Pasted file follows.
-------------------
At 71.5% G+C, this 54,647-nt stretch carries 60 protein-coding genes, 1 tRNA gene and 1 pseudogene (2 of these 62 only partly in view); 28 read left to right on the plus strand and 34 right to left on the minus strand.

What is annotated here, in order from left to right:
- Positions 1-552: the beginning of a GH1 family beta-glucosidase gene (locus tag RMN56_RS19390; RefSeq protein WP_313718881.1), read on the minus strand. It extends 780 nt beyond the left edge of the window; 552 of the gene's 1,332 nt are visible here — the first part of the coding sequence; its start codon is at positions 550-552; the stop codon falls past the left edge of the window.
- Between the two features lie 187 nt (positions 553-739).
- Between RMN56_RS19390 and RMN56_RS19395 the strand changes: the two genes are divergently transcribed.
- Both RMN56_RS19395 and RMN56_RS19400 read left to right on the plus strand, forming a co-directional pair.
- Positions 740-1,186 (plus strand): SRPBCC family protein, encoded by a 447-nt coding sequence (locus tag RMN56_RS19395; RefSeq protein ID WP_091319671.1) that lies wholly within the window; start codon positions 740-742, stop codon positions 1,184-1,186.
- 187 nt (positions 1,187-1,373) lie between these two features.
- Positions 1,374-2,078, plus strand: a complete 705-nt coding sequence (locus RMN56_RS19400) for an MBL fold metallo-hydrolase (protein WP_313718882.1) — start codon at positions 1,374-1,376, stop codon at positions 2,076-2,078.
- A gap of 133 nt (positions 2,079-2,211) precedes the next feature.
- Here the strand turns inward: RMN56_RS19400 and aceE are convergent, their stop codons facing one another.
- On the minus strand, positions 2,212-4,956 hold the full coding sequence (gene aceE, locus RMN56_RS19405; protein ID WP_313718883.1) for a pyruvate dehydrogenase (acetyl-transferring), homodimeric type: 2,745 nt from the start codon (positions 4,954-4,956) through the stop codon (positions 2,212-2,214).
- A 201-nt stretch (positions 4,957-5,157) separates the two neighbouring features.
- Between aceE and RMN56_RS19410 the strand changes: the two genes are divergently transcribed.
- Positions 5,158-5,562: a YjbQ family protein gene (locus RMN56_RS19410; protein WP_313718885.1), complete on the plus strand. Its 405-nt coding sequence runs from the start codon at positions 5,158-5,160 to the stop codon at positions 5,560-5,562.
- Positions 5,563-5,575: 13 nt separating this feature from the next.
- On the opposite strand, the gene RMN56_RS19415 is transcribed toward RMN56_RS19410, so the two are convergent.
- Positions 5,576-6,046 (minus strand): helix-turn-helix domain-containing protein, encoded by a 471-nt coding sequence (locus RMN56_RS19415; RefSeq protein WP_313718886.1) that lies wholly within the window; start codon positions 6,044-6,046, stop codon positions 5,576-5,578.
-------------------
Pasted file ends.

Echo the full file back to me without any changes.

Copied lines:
At 71.5% G+C, this 54,647-nt stretch carries 60 protein-coding genes, 1 tRNA gene and 1 pseudogene (2 of these 62 only partly in view); 28 read left to right on the plus strand and 34 right to left on the minus strand.

What is annotated here, in order from left to right:
- Positions 1-552: the beginning of a GH1 family beta-glucosidase gene (locus tag RMN56_RS19390; RefSeq protein WP_313718881.1), read on the minus strand. It extends 780 nt beyond the left edge of the window; 552 of the gene's 1,332 nt are visible here — the first part of the coding sequence; its start codon is at positions 550-552; the stop codon falls past the left edge of the window.
- Between the two features lie 187 nt (positions 553-739).
- Between RMN56_RS19390 and RMN56_RS19395 the strand changes: the two genes are divergently transcribed.
- Both RMN56_RS19395 and RMN56_RS19400 read left to right on the plus strand, forming a co-directional pair.
- Positions 740-1,186 (plus strand): SRPBCC family protein, encoded by a 447-nt coding sequence (locus tag RMN56_RS19395; RefSeq protein ID WP_091319671.1) that lies wholly within the window; start codon positions 740-742, stop codon positions 1,184-1,186.
- 187 nt (positions 1,187-1,373) lie between these two features.
- Positions 1,374-2,078, plus strand: a complete 705-nt coding sequence (locus RMN56_RS19400) for an MBL fold metallo-hydrolase (protein WP_313718882.1) — start codon at positions 1,374-1,376, stop codon at positions 2,076-2,078.
- A gap of 133 nt (positions 2,079-2,211) precedes the next feature.
- Here the strand turns inward: RMN56_RS19400 and aceE are convergent, their stop codons facing one another.
- On the minus strand, positions 2,212-4,956 hold the full coding sequence (gene aceE, locus RMN56_RS19405; protein ID WP_313718883.1) for a pyruvate dehydrogenase (acetyl-transferring), homodimeric type: 2,745 nt from the start codon (positions 4,954-4,956) through the stop codon (positions 2,212-2,214).
- A 201-nt stretch (positions 4,957-5,157) separates the two neighbouring features.
- Between aceE and RMN56_RS19410 the strand changes: the two genes are divergently transcribed.
- Positions 5,158-5,562: a YjbQ family protein gene (locus RMN56_RS19410; protein WP_313718885.1), complete on the plus strand. Its 405-nt coding sequence runs from the start codon at positions 5,158-5,160 to the stop codon at positions 5,560-5,562.
- Positions 5,563-5,575: 13 nt separating this feature from the next.
- On the opposite strand, the gene RMN56_RS19415 is transcribed toward RMN56_RS19410, so the two are convergent.
- Positions 5,576-6,046 (minus strand): helix-turn-helix domain-containing protein, encoded by a 471-nt coding sequence (locus RMN56_RS19415; RefSeq protein WP_313718886.1) that lies wholly within the window; start codon positions 6,044-6,046, stop codon positions 5,576-5,578.